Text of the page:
“Circuit Attorney Gardner made history by becoming the first Black woman to lead the office. There’s no doubt she has faced more obstacles than her predecessors because of it. Our Circuit Attorney’s Office is a critical public safety partner, and it must be managed and staffed effectively to help protect constitutional rights and deliver justice,” Jones said.

“No one wanted to see the Circuit Attorney’s Office fail, and my administration has reached out consistently to the Office to offer assistance. We are hopeful that the governor will work with local leaders to appoint a successor who reflects the values of communities across St. Louis.”

Gardner’s six-year tenure as the city’s top prosecutor has been wracked by controversies.

The circuit attorney drew the ire of the St. Louis Metropolitan Police Department in August 2018 after announcing she’d created an “exclusion list” of nearly 30 officers, and would no longer accept cases from them. She added more cops to her list over the years, saying she would refuse to prosecute cases if those officers tried to file charges with her office. In one instance, officers were placed on the exclusion list after a national study called the Plain View Project revealed they allegedly made racist and Islamophobic social media posts.

She was fined more than $63,000 by the Missouri Ethics Commission in December 2018 for using campaign funds to pay for personal expenses during her time as a Missouri representative, and agreed to pay about 10% of that amount. Gardner blamed clerical errors for the mistakes.

Gardner filed a federal civil rights lawsuit in January 2020, alleging the city, the police union, and others, were part of a racist conspiracy to push her out of office. Her lawsuit was dismissed that September, with U.S. District Court judge overseeing the case ruling, “her complaint is nothing more than a compilation of personal slights.”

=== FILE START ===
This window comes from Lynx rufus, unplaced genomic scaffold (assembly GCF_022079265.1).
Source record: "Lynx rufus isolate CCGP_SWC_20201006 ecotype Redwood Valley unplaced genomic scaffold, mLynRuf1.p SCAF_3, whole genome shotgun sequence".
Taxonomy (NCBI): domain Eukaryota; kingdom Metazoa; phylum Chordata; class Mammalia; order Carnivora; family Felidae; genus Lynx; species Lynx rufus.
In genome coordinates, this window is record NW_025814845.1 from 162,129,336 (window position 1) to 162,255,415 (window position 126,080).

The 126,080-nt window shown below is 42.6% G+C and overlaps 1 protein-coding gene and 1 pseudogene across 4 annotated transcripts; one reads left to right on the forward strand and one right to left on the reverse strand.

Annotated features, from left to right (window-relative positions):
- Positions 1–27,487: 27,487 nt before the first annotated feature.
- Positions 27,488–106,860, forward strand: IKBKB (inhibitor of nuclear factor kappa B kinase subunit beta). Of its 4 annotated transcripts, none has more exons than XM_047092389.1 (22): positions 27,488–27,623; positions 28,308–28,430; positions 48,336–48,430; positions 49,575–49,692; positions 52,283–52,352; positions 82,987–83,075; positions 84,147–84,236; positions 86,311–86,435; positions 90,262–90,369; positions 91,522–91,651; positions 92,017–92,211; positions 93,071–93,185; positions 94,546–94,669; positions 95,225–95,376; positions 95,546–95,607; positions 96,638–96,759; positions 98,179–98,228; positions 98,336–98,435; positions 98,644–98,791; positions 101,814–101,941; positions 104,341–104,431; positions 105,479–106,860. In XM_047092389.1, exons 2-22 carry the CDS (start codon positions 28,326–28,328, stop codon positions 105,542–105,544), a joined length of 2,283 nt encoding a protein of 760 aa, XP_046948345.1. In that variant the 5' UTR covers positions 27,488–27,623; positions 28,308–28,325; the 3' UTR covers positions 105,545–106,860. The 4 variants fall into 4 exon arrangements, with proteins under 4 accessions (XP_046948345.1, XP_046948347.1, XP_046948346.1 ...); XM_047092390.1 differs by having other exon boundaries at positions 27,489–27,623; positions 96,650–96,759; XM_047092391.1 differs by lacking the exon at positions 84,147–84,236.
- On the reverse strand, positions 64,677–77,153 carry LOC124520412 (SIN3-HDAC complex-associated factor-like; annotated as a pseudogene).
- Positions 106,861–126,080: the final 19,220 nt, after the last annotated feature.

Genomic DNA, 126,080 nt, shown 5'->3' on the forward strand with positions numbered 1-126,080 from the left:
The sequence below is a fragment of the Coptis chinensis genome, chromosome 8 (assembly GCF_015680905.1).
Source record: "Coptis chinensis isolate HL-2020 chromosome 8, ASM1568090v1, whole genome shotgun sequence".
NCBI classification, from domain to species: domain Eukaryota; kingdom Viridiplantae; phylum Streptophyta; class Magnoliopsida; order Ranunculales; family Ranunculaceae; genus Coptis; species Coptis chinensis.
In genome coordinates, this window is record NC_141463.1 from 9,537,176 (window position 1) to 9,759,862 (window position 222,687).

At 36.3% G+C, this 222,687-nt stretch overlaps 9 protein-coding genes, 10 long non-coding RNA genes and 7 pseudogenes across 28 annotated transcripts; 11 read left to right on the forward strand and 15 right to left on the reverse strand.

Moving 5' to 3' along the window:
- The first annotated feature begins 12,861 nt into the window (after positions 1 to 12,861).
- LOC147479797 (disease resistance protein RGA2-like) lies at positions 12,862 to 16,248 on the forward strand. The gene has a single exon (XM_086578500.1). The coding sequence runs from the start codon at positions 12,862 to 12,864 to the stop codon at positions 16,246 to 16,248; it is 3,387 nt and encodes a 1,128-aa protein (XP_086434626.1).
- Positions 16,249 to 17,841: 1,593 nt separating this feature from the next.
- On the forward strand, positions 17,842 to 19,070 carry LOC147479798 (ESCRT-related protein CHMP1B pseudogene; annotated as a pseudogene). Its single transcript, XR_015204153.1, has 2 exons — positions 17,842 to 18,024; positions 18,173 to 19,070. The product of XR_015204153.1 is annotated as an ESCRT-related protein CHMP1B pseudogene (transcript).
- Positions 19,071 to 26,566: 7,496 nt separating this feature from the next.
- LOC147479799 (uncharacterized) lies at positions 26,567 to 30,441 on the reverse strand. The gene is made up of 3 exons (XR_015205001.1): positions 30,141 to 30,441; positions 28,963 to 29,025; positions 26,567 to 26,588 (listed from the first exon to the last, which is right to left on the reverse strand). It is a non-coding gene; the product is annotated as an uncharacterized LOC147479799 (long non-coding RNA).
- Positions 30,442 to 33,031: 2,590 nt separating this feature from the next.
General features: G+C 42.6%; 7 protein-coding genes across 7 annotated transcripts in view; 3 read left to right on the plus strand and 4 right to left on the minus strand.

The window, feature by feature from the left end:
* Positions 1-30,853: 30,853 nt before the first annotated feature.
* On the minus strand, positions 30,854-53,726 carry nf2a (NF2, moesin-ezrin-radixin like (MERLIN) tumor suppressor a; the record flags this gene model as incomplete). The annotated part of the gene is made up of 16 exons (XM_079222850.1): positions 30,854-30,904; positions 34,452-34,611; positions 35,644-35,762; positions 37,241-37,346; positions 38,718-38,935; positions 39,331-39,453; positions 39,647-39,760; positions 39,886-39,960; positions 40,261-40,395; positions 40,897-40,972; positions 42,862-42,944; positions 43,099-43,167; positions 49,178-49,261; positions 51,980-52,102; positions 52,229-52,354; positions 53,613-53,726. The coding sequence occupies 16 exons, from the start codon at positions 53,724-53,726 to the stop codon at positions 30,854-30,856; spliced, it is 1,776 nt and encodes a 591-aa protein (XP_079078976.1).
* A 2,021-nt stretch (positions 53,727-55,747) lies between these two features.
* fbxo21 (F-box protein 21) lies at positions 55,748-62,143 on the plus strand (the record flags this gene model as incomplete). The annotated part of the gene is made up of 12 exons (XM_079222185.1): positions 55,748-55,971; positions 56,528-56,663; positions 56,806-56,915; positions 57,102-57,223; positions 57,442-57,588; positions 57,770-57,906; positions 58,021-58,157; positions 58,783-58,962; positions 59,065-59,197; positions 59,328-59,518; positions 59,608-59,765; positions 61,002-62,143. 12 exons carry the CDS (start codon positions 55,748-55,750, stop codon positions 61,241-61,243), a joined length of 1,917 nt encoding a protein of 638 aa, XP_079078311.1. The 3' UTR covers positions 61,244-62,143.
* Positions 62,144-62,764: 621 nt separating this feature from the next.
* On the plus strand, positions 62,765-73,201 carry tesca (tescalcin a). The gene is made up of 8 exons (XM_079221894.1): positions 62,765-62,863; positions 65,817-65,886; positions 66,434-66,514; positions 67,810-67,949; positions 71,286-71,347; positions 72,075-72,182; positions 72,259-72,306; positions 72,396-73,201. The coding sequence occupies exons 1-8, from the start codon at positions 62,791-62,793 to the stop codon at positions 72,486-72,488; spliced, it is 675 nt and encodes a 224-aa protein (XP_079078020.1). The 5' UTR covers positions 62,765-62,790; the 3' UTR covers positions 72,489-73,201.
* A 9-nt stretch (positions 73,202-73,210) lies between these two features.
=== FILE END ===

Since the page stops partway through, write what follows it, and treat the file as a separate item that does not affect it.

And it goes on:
In May 2022, a three-person disciplinary panel ruled Gardner violated ethics rules and recommended the Missouri Supreme Court reprimand the circuit attorney after she failed to share evidence with Eric Greitens’ attorneys during her 2018 investigation against the former governor. The state’s highest court formally reprimanded Gardner in August 2022.

Gardner acknowledged she failed to turn over notes from an interview her private investigator conducted with the former governor’s mistress. She also admitted failing to turn over the video from the interview, saying she thought the camera was broken.

Gardner’s office eventually dismissed her criminal case against Greitens.

The circuit attorney’s investigator on the Greitens’ case, former FBI agent William Tisaby, pleaded guilty to evidence tampering in March 2022. He received probation but had the sentence suspended.

And over the last few weeks, three assistant circuit attorneys left her office, two of whom were involved in the aforementioned contempt cases.

Chris Desilets resigned on Monday, May 1, effective immediately. More than 100 felony cases on his docket will be split between the last two remaining in the office’s Violent Crimes Unit: Sai Chigarupati and Matt Field. The office has 13 additional prosecutors handling other cases, such as rape and white collar crimes.

Alex Polta resigned on April 28. He’d been with the office since 2017.

Natalia Ogurkiewicz resigned on April 15, citing a toxic work environment, an unbearable workload, and a lack of support. She had been working on the Daniel Riley case. He’s the man accused in the tragic crash which caused Janae Edmondson to lose both her legs.